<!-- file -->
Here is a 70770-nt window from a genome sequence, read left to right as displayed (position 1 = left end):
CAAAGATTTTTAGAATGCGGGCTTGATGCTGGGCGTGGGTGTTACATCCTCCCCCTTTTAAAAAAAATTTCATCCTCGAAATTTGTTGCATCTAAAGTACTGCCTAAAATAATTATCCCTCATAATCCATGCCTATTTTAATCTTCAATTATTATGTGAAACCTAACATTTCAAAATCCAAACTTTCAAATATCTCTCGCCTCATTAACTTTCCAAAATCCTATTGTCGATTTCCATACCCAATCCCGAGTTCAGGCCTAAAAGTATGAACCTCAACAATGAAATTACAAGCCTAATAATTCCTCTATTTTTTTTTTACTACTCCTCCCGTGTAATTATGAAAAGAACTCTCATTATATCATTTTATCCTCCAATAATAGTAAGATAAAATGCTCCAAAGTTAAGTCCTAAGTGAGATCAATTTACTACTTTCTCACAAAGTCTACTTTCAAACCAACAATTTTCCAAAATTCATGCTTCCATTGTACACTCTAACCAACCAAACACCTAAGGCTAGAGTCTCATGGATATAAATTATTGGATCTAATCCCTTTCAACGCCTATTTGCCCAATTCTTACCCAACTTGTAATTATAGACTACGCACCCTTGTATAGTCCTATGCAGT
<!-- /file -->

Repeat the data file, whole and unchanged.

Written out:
Here is a 70770-nt window from a genome sequence, read left to right as displayed (position 1 = left end):
CAAAGATTTTTAGAATGCGGGCTTGATGCTGGGCGTGGGTGTTACATCCTCCCCCTTTTAAAAAAAATTTCATCCTCGAAATTTGTTGCATCTAAAGTACTGCCTAAAATAATTATCCCTCATAATCCATGCCTATTTTAATCTTCAATTATTATGTGAAACCTAACATTTCAAAATCCAAACTTTCAAATATCTCTCGCCTCATTAACTTTCCAAAATCCTATTGTCGATTTCCATACCCAATCCCGAGTTCAGGCCTAAAAGTATGAACCTCAACAATGAAATTACAAGCCTAATAATTCCTCTATTTTTTTTTTACTACTCCTCCCGTGTAATTATGAAAAGAACTCTCATTATATCATTTTATCCTCCAATAATAGTAAGATAAAATGCTCCAAAGTTAAGTCCTAAGTGAGATCAATTTACTACTTTCTCACAAAGTCTACTTTCAAACCAACAATTTTCCAAAATTCATGCTTCCATTGTACACTCTAACCAACCAAACACCTAAGGCTAGAGTCTCATGGATATAAATTATTGGATCTAATCCCTTTCAACGCCTATTTGCCCAATTCTTACCCAACTTGTAATTATAGACTACGCACCCTTGTATAGTCCTATGCAGT